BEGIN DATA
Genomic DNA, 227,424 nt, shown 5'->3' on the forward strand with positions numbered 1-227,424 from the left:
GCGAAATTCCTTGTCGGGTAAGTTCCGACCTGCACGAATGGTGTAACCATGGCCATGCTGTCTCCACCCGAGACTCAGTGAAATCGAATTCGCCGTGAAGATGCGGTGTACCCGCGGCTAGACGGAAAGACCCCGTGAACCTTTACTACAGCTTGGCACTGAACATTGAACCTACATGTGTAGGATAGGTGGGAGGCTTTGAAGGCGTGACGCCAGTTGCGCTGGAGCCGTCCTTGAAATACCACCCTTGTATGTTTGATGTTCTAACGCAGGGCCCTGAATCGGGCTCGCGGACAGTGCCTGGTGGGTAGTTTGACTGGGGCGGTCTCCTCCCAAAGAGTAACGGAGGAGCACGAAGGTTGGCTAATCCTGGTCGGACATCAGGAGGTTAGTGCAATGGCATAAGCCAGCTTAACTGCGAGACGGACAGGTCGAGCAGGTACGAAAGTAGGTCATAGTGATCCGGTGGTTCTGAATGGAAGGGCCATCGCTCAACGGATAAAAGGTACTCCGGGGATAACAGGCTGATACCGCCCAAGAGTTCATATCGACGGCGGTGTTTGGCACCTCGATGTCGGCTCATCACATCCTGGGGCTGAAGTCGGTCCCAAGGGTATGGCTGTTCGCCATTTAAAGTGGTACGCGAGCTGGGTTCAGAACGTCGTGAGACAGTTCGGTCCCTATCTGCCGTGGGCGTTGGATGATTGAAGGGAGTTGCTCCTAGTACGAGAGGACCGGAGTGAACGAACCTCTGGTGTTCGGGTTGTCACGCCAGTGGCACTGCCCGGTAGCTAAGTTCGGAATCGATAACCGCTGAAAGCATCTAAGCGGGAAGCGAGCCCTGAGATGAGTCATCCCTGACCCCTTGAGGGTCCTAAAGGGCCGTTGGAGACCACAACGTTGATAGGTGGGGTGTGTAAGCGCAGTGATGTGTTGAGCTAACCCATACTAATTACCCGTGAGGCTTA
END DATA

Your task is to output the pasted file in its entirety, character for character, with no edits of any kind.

Genomic DNA, 227,424 nt, shown 5'->3' on the forward strand with positions numbered 1-227,424 from the left:
GCGAAATTCCTTGTCGGGTAAGTTCCGACCTGCACGAATGGTGTAACCATGGCCATGCTGTCTCCACCCGAGACTCAGTGAAATCGAATTCGCCGTGAAGATGCGGTGTACCCGCGGCTAGACGGAAAGACCCCGTGAACCTTTACTACAGCTTGGCACTGAACATTGAACCTACATGTGTAGGATAGGTGGGAGGCTTTGAAGGCGTGACGCCAGTTGCGCTGGAGCCGTCCTTGAAATACCACCCTTGTATGTTTGATGTTCTAACGCAGGGCCCTGAATCGGGCTCGCGGACAGTGCCTGGTGGGTAGTTTGACTGGGGCGGTCTCCTCCCAAAGAGTAACGGAGGAGCACGAAGGTTGGCTAATCCTGGTCGGACATCAGGAGGTTAGTGCAATGGCATAAGCCAGCTTAACTGCGAGACGGACAGGTCGAGCAGGTACGAAAGTAGGTCATAGTGATCCGGTGGTTCTGAATGGAAGGGCCATCGCTCAACGGATAAAAGGTACTCCGGGGATAACAGGCTGATACCGCCCAAGAGTTCATATCGACGGCGGTGTTTGGCACCTCGATGTCGGCTCATCACATCCTGGGGCTGAAGTCGGTCCCAAGGGTATGGCTGTTCGCCATTTAAAGTGGTACGCGAGCTGGGTTCAGAACGTCGTGAGACAGTTCGGTCCCTATCTGCCGTGGGCGTTGGATGATTGAAGGGAGTTGCTCCTAGTACGAGAGGACCGGAGTGAACGAACCTCTGGTGTTCGGGTTGTCACGCCAGTGGCACTGCCCGGTAGCTAAGTTCGGAATCGATAACCGCTGAAAGCATCTAAGCGGGAAGCGAGCCCTGAGATGAGTCATCCCTGACCCCTTGAGGGTCCTAAAGGGCCGTTGGAGACCACAACGTTGATAGGTGGGGTGTGTAAGCGCAGTGATGTGTTGAGCTAACCCATACTAATTACCCGTGAGGCTTA